Homosexuality: Though it is just one chapter, Welch’s treatment of homosexuality is an excellent resource on the topic as a whole. First Welch examines the biblical evidence on why homosexuality is sinful (a necessary exercise in our culture of revisionist Bible scholarship). His arguments are textually supported and simply make sense contextually. He then goes on to explore some of the common (and incorrect) Christian responses to homosexuality, ranging from outright homophobia to the idea that homosexuality is caused by a “love debt” that the homosexual never had fulfilled by the same-sex parent. There are no conclusive studies of any kind that can prove that homosexuality is caused by the brain. Christians struggling with homosexual desires should never be told that they will always be that way or that they must live with their passions but never act on them. Rather, we need to offer the hope of change and sanctification that is available to every Christian dealing with any sin. Homosexuality is no worse than any other sin despite the homophobic stigma it has carried in the past.

Alcoholism: In this chapter Welch discusses the current wisdom on dealing with alcoholism, especially AA philosophy, and where it falls short of biblical truth. I guess I never realized the paralyzing power of alcohol and its grip on its victims; there is an alcoholic in my extended family and I always assumed she could just stop if she wanted to. And while that is true, I never really knew about the ongoing torture of withdrawal. Welch deals with the idea that alcoholism is a function of one’s brain, discussing the total lack of hope of this practical outworking of monism.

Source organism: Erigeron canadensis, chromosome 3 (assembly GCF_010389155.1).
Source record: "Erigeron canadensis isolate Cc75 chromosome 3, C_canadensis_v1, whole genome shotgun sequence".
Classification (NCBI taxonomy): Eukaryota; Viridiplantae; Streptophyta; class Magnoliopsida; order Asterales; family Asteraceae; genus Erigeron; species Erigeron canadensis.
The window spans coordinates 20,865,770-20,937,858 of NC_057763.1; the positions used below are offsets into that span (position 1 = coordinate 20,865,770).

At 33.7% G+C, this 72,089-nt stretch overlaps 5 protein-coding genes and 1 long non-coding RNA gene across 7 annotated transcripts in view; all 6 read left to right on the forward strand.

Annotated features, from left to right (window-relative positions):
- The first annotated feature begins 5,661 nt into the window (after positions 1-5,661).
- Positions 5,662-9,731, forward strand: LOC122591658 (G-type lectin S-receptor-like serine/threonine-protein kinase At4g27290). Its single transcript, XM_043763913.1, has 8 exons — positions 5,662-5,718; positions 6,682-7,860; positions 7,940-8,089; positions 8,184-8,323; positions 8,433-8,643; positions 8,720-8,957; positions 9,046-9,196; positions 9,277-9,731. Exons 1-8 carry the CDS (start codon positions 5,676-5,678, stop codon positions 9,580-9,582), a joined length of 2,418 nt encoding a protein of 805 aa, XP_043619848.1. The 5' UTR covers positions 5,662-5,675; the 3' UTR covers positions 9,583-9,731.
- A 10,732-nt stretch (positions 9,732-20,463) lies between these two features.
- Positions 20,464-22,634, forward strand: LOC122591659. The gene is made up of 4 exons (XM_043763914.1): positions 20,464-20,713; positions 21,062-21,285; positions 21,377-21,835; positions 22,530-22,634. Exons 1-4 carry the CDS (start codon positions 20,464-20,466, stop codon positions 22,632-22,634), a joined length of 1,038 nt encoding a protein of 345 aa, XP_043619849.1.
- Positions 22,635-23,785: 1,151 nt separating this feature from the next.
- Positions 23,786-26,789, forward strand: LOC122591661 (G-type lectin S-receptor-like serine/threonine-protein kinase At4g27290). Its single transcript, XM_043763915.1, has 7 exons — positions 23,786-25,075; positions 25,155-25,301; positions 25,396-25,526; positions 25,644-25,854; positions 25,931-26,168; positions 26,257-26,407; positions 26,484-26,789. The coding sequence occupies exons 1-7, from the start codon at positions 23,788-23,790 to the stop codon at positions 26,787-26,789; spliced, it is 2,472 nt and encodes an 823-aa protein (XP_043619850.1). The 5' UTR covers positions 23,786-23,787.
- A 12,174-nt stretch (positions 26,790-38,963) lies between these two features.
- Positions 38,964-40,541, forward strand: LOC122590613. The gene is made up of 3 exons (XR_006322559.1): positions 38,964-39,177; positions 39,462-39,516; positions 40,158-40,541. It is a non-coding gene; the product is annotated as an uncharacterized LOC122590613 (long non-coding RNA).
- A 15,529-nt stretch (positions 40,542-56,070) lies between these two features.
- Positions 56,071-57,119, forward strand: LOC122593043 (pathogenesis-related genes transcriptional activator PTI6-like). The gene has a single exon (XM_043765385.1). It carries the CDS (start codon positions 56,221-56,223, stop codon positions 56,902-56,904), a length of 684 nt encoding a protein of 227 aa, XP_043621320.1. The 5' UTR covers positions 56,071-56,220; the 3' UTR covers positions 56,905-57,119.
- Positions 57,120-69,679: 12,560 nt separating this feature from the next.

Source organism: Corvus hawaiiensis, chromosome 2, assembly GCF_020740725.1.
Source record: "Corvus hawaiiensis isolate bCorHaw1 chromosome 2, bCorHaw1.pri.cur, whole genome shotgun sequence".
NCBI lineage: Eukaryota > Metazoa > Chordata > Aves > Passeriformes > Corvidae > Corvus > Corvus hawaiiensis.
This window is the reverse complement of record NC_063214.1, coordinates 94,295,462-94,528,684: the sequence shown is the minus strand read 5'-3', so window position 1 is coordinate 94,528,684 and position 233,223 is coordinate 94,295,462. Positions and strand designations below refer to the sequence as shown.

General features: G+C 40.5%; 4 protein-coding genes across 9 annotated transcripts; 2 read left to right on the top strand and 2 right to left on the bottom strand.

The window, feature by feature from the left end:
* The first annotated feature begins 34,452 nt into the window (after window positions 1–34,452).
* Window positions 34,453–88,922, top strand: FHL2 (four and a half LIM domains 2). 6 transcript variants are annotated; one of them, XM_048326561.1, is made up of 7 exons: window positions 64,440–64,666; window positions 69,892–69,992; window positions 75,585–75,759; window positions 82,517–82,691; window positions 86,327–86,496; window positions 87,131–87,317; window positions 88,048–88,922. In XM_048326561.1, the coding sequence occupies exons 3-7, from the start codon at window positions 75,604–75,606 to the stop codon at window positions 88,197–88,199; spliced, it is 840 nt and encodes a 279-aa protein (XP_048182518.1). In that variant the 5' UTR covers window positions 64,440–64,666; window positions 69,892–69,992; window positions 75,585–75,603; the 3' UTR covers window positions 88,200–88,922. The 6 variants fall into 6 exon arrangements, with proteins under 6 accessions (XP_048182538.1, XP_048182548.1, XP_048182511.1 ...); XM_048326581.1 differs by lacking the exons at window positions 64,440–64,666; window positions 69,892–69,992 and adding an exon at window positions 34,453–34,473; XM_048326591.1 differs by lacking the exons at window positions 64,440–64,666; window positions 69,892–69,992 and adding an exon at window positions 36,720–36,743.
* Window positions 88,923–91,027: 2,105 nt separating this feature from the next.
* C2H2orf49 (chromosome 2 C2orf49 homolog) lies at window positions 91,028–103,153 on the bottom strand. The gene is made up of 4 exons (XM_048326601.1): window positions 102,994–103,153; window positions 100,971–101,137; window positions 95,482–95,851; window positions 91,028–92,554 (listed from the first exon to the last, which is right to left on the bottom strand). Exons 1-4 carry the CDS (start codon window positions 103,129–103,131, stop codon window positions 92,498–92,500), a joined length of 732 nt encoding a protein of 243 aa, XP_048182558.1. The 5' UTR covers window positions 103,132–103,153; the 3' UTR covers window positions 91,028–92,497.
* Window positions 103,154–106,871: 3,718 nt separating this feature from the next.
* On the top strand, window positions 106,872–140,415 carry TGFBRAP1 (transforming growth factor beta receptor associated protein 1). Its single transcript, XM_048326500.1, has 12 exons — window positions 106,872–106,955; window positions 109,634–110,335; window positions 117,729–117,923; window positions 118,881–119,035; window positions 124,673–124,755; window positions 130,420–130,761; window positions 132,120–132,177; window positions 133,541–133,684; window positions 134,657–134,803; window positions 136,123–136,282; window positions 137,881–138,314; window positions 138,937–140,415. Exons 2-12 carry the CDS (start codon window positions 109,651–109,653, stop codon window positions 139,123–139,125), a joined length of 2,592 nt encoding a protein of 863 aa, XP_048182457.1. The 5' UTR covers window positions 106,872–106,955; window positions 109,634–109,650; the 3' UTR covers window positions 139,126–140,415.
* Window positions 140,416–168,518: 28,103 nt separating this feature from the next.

Attention Deficit Disorder: Welch makes the point that ADD is a label that describes what a person does, not what he is. Saying “I’m restless because I have ADD” is like saying “I’m restless because I fidget.” We need to get past the label to the behavior, and past the behavior to the heart. I was really interested in Welch’s thoughts on our attitude toward medication. He isn’t against it, not even the much-decried Ritalin. He agrees that ADD is over-diagnosed by psychiatrists who are seeking a quick fix in the face of parental desperation, but does not rule out the use of medication entirely. Rather, he subjects it to the penetration of Scripture, which searches our motives. Medication should never be a first resort, but it can be useful in some cases to control symptoms, allowing the person to tackle the spiritual components of the disorder.

Welch is unfailingly compassionate and truly committed to serving brain-altered persons and their families. He lays out both the spiritual and academic bases for the brain problems as well as practical insights gleaned from his counseling practice. There is so much help here for families coping with a brain-altered family member. Welch strongly affirms that we should not think we understand someone once we slap a label on him; each case is unique and we should constantly be studying the person to understand how his brain functions are different from ours.

While certainly not exhaustive, this book provides a strong foundation for further research. With the advances in the brain sciences, it’s imperative for Christians to understand these issues from a grounded worldview. This is an insightful and valuable book that has been very educational for me — and no doubt life-changing for many who have dealt with these problems firsthand.